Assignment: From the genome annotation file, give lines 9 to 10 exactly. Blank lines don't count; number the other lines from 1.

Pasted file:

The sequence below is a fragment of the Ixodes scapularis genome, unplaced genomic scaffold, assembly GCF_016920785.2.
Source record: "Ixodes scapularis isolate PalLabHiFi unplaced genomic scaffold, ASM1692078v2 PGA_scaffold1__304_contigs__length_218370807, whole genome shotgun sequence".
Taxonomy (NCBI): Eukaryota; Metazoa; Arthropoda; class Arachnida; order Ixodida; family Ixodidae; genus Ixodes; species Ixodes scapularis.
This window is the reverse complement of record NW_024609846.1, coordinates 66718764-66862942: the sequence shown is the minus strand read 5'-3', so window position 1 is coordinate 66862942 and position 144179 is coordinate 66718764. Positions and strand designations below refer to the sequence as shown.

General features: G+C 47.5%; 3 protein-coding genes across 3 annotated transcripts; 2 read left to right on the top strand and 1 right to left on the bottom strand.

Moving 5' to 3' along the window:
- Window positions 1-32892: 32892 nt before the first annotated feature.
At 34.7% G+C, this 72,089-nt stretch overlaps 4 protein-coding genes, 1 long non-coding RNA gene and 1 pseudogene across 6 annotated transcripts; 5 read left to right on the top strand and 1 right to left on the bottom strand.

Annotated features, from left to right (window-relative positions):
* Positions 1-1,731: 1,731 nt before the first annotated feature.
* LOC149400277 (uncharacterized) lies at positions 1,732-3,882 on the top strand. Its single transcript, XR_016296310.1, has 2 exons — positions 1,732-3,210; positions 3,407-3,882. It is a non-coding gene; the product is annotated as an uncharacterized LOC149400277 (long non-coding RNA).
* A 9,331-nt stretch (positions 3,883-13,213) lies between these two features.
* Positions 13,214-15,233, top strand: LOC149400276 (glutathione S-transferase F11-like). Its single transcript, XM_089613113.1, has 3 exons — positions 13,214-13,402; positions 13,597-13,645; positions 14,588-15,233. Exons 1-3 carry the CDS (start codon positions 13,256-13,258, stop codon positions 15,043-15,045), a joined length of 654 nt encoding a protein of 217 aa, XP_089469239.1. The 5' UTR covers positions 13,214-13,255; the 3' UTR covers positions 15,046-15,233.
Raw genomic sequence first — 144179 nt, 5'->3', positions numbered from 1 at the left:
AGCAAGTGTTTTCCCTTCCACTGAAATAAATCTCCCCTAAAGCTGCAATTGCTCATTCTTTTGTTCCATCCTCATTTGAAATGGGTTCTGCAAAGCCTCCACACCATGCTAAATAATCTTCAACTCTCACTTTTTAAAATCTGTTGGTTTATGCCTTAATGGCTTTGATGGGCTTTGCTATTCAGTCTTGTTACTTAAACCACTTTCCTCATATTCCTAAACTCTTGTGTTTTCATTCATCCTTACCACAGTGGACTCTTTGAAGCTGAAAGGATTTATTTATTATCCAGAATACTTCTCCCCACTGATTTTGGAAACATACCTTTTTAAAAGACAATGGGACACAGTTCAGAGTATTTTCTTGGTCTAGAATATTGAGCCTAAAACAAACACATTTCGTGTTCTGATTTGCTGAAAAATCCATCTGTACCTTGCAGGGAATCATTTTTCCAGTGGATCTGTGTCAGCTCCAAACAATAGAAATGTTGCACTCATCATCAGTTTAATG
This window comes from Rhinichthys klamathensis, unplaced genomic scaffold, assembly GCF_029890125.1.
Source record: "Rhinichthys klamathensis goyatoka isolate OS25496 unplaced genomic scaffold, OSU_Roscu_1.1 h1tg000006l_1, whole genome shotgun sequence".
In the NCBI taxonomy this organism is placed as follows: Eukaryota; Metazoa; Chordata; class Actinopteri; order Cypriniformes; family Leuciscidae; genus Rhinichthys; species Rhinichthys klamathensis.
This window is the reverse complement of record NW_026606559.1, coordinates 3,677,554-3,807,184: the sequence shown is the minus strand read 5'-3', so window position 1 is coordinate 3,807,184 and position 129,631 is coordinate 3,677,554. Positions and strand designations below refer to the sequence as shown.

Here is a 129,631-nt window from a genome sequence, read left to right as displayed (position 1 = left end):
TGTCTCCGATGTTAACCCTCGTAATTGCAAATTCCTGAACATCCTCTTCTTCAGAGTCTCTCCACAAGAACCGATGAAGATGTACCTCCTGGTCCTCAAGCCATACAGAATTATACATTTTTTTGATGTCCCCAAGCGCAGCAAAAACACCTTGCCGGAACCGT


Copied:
Annotated features, from left to right (window-relative positions):
* Positions 1-1,731: 1,731 nt before the first annotated feature.